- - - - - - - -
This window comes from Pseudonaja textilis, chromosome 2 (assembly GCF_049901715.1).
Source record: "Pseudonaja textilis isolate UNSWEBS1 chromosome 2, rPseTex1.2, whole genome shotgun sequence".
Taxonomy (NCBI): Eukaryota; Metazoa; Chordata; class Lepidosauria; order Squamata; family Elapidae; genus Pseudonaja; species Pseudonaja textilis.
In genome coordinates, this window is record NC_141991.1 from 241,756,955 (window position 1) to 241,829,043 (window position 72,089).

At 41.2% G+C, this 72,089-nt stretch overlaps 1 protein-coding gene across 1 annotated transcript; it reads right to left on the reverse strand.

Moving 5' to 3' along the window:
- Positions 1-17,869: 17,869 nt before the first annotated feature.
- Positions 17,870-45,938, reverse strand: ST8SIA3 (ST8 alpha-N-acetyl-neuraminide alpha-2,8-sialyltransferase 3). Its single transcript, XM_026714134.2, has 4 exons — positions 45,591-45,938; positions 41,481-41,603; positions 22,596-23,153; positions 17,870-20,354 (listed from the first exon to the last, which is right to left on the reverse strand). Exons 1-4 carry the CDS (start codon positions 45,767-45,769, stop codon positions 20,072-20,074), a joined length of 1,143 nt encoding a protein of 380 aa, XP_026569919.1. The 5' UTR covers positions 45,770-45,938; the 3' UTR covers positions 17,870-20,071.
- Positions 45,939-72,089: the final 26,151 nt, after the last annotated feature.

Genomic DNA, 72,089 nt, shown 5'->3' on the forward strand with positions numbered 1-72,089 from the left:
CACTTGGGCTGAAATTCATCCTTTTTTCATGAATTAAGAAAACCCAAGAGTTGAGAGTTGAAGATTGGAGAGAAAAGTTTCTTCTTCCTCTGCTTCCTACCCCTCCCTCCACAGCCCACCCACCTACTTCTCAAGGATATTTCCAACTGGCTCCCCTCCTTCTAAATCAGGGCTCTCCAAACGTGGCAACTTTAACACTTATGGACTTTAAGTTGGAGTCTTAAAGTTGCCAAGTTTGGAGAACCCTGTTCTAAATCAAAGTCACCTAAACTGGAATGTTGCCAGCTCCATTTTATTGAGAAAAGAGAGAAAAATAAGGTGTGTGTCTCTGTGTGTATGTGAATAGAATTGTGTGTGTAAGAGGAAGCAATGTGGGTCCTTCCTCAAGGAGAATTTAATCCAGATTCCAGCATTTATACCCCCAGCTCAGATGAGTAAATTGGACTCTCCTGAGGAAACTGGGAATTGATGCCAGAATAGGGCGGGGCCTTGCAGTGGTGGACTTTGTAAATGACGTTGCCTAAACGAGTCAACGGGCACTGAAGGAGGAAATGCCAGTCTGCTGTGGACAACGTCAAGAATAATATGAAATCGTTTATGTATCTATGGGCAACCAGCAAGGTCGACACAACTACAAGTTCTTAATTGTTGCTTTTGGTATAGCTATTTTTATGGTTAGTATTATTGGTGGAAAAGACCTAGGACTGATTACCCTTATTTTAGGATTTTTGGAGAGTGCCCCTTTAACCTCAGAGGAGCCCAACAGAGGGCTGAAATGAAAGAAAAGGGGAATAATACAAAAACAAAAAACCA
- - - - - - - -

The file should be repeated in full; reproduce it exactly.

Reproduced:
This window comes from Pseudonaja textilis, chromosome 2 (assembly GCF_049901715.1).
Source record: "Pseudonaja textilis isolate UNSWEBS1 chromosome 2, rPseTex1.2, whole genome shotgun sequence".
Taxonomy (NCBI): Eukaryota; Metazoa; Chordata; class Lepidosauria; order Squamata; family Elapidae; genus Pseudonaja; species Pseudonaja textilis.
In genome coordinates, this window is record NC_141991.1 from 241,756,955 (window position 1) to 241,829,043 (window position 72,089).

At 41.2% G+C, this 72,089-nt stretch overlaps 1 protein-coding gene across 1 annotated transcript; it reads right to left on the reverse strand.

Moving 5' to 3' along the window:
- Positions 1-17,869: 17,869 nt before the first annotated feature.
- Positions 17,870-45,938, reverse strand: ST8SIA3 (ST8 alpha-N-acetyl-neuraminide alpha-2,8-sialyltransferase 3). Its single transcript, XM_026714134.2, has 4 exons — positions 45,591-45,938; positions 41,481-41,603; positions 22,596-23,153; positions 17,870-20,354 (listed from the first exon to the last, which is right to left on the reverse strand). Exons 1-4 carry the CDS (start codon positions 45,767-45,769, stop codon positions 20,072-20,074), a joined length of 1,143 nt encoding a protein of 380 aa, XP_026569919.1. The 5' UTR covers positions 45,770-45,938; the 3' UTR covers positions 17,870-20,071.
- Positions 45,939-72,089: the final 26,151 nt, after the last annotated feature.

Genomic DNA, 72,089 nt, shown 5'->3' on the forward strand with positions numbered 1-72,089 from the left:
CACTTGGGCTGAAATTCATCCTTTTTTCATGAATTAAGAAAACCCAAGAGTTGAGAGTTGAAGATTGGAGAGAAAAGTTTCTTCTTCCTCTGCTTCCTACCCCTCCCTCCACAGCCCACCCACCTACTTCTCAAGGATATTTCCAACTGGCTCCCCTCCTTCTAAATCAGGGCTCTCCAAACGTGGCAACTTTAACACTTATGGACTTTAAGTTGGAGTCTTAAAGTTGCCAAGTTTGGAGAACCCTGTTCTAAATCAAAGTCACCTAAACTGGAATGTTGCCAGCTCCATTTTATTGAGAAAAGAGAGAAAAATAAGGTGTGTGTCTCTGTGTGTATGTGAATAGAATTGTGTGTGTAAGAGGAAGCAATGTGGGTCCTTCCTCAAGGAGAATTTAATCCAGATTCCAGCATTTATACCCCCAGCTCAGATGAGTAAATTGGACTCTCCTGAGGAAACTGGGAATTGATGCCAGAATAGGGCGGGGCCTTGCAGTGGTGGACTTTGTAAATGACGTTGCCTAAACGAGTCAACGGGCACTGAAGGAGGAAATGCCAGTCTGCTGTGGACAACGTCAAGAATAATATGAAATCGTTTATGTATCTATGGGCAACCAGCAAGGTCGACACAACTACAAGTTCTTAATTGTTGCTTTTGGTATAGCTATTTTTATGGTTAGTATTATTGGTGGAAAAGACCTAGGACTGATTACCCTTATTTTAGGATTTTTGGAGAGTGCCCCTTTAACCTCAGAGGAGCCCAACAGAGGGCTGAAATGAAAGAAAAGGGGAATAATACAAAAACAAAAAACCA